Brian Carter in front of the Mississippi Hotel – 1980’s
To anyone that thinks a building like the Mississippi Hotel sitting around empty doesn’t bother you, well you would be wrong. I have been in love with this building since I moved to Carleton Place in 1981. I also hated the hotel when it was home to strippers, motorcycle groups and drug users in the 80’s. The ‘ole gal’ deserved way better than that.
My late husband bought this hotel years ago and spent a great deal of money to bring her up to date. Youngest son Perry and his wife Stephanie did a good job running it until Angelo died. After his death it became a matter of utmost importance to delegate focus and time to other family real estate, and unfortunately the Mississippi fell by the wayside.
The only known photo of Napoleon Lavallee sits on my wall
Napoleon Lavallee bought the property for $50 in 1869 and opened the hotel in 1872 after he sold the Leland Hotel/ Carleton House on Bridge Street. The McIlquham family bought it 11 years later in 1883 and when Joe Belisle worked there from 1917-1920 it had ornate woodwork, a grand staircase and the stone facade had wooden white wrap-around verandas. The elegant dining room tables were covered in fine lace linen and gleaming cutlery, and the Mississippi Hotel became known for its homemade food and attracted travelling salesman from far and wide. The salesmen set up trunks in their rooms offering everything from dishes to clothing that was scooped up by local merchants that came to buy at the hotel. The place was packed daily with fans from Stittsville, Smiths Falls and Perth–and if you talk to Gerald Hastie people came in early for the fresh baked pies, and by noon they were pretty well sold out.
In 1907 after Mr. McIlquham died his son Clyde took over until a fire ravaged the veranda and top storey of the hotel in the 1950s. After the devastating fire that resulted in one life lost the McIlquham’s wanted out, and Lorraine and David Lemay bought the place for $30,000 in 1964. Lorraine was indeed the Queen of the Mississippi Hotel and during the 60’s and 70’s it was known for its country music, especially Stompin’ Tom Connors. She once said that when she bought the Mississippi it was in better shape than it became in the later years that she owned it.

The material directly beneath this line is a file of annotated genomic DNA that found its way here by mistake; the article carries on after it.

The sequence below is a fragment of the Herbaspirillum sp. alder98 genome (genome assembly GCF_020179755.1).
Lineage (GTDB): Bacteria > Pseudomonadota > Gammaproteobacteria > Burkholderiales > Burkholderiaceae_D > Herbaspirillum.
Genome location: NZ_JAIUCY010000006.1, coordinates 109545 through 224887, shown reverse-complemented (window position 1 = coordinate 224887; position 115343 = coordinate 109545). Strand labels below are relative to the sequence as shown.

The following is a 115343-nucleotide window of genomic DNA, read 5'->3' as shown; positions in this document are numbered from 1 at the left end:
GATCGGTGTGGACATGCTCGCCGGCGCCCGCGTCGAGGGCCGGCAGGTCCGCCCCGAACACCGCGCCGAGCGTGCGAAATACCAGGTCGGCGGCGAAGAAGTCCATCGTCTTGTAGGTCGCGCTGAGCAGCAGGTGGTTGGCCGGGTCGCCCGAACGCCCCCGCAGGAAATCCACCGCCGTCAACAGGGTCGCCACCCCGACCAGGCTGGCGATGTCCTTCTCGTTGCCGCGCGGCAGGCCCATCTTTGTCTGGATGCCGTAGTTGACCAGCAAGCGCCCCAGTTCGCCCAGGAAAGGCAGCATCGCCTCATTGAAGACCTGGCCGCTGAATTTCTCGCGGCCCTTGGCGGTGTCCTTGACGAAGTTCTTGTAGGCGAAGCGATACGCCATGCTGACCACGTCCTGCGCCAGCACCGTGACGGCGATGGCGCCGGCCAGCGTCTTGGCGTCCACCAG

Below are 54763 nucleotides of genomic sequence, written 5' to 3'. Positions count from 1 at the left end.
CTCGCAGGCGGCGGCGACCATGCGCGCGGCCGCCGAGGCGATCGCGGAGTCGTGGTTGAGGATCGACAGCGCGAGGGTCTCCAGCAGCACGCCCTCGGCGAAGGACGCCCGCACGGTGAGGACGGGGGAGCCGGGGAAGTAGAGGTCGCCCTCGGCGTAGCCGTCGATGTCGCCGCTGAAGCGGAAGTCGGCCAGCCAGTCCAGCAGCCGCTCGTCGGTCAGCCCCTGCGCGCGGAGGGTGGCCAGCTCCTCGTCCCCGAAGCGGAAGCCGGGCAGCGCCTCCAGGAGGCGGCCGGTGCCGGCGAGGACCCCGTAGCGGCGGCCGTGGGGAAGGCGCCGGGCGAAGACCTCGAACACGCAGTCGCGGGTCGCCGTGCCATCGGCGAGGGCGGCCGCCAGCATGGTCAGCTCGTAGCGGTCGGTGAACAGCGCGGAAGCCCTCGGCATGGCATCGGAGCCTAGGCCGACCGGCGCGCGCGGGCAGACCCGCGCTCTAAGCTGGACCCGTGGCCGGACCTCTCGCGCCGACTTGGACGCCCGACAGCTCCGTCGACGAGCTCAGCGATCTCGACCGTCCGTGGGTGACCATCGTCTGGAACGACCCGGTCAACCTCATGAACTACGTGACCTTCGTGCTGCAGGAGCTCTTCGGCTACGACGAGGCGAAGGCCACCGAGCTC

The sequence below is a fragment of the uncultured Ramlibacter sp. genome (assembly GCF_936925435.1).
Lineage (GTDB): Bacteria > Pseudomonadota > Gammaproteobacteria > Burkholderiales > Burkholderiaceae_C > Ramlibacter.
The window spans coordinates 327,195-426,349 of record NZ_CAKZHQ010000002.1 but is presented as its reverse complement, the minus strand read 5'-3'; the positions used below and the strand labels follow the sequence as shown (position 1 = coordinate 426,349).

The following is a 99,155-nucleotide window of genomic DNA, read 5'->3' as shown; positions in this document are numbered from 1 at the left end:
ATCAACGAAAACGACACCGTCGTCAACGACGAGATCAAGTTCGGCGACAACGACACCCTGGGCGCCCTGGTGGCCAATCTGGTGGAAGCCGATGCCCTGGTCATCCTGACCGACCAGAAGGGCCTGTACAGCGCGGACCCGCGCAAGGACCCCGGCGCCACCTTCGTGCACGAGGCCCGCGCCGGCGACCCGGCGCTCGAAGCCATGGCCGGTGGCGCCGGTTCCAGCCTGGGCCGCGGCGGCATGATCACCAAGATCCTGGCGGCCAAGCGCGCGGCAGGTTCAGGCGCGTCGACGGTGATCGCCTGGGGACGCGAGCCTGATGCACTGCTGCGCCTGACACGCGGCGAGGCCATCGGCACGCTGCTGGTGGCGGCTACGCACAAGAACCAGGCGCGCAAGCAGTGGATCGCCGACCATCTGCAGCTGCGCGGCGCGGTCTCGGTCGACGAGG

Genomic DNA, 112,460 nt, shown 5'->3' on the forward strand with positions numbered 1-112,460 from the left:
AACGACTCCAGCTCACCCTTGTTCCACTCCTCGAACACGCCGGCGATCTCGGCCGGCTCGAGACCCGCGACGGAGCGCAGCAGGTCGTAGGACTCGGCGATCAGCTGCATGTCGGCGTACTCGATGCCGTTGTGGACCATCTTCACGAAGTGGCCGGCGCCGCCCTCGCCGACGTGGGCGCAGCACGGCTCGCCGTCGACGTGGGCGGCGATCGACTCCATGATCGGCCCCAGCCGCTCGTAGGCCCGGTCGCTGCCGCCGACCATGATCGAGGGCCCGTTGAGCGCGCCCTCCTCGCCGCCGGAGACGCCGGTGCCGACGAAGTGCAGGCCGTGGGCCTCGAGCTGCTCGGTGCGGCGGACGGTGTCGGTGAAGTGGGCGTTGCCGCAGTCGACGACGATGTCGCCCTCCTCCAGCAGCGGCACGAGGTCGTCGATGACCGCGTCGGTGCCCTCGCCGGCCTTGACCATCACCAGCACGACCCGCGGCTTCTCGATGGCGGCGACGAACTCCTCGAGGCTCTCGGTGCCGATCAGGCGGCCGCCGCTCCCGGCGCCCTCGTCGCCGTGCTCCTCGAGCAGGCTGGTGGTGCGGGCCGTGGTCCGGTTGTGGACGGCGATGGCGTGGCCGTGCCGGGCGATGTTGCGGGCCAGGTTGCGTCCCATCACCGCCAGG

Photo- Linda Seccaspina– Dining room– Perry and Steph named it the “Eliseo Seccaspina” room after his beloved Grandfather
When anything dies or is sold, you seem to inherit something- and Lorraine inherited a number of long-term residents who treated the hotel more like a boarding house. When she brought in loud rock music to the hotel it really wasn’t up their alley and they all soon left.
Having a business is tough–just because you own a business doesn’t mean you are rolling in the greenbacks. So once Lorraine lost the boarders she ran into financially stressed times trying to compete with local competition. Looking for ideas she decided to feature strippers and she said she was forced to bring them in to compensate for high priced rock bands. Well, it didn’t take long for the local folks to begin to criticize her even though they were not the ones paying her taxes.
Similar to the story of Art Fleming who tried to open a funeral parlour on Lake Ave West, the town citizens took matters into their own hands and began to protest in front of the hotel. Short lived, life moved on in the small town of Carleton Place, and drugs in the establishment became more of a problem than the strippers. In 1985 Lemay had just about enough and she sold the hotel to Brian Carter’s parents, who both died in a car crash three years later.
Motorcycle gangs began to hang out and the hotel was known for having the longest bar in the Valley. If you listen to gossip it was said that some bikers didn’t even bother to park outside and they just rolled right into the hotel. The average person wouldn’t dare go in there with the rows of bikes parked outside — and the hotel went into a major down slide.
Carter closed the hotel and looked for a buyer with a price tag of $625,000 and the only offers that came in were from oil companies that wanted it for the land–not the historic hotel that it was and still is. Carter, fed up, obtained a demolition permit and the building was going to go the same way as the Prince of Wales High School, Central School, and the Findlay home on High Street. In the end it was saved by the community, inspired by the late Stompin’ Tom Connors and the rest is history.
After many years of ups and downs I can happily say the “ole lady” has been sold and this 29,000 square feet of downtown real estate is going to very good hands. What fills the eyes fills the heart, and now every passing minute is a chance to turn this hotel all around again. Old places have soul and hopefully new ideas need old buildings. No matter what the hotel is named by the new owners it will always be “The Grand Ole Lady of Carleton Place” and I personally thank them for bringing her back to life.
Let’s support these new owners! Thank you.
Information where you can buy all Linda Seccaspina’s books-You can also read Linda in The Townships Sun and Screamin’ Mamas (USA)
Clipped from The Ottawa Journal, 27 Dec 1898, Tue, Page 3
Clipped from The Ottawa Journal, 14 Sep 1907, Sat, Page 1
Clipped from The Ottawa Journal, 24 Aug 1961, Thu, Page 18
Clipped from The Ottawa Journal, 18 Feb 1907, Mon, Page 12
Clipped from The Ottawa Journal, 20 Dec 1909, Mon, Page 3
Clipped from The Ottawa Journal, 17 Aug 1899, Thu, Page 7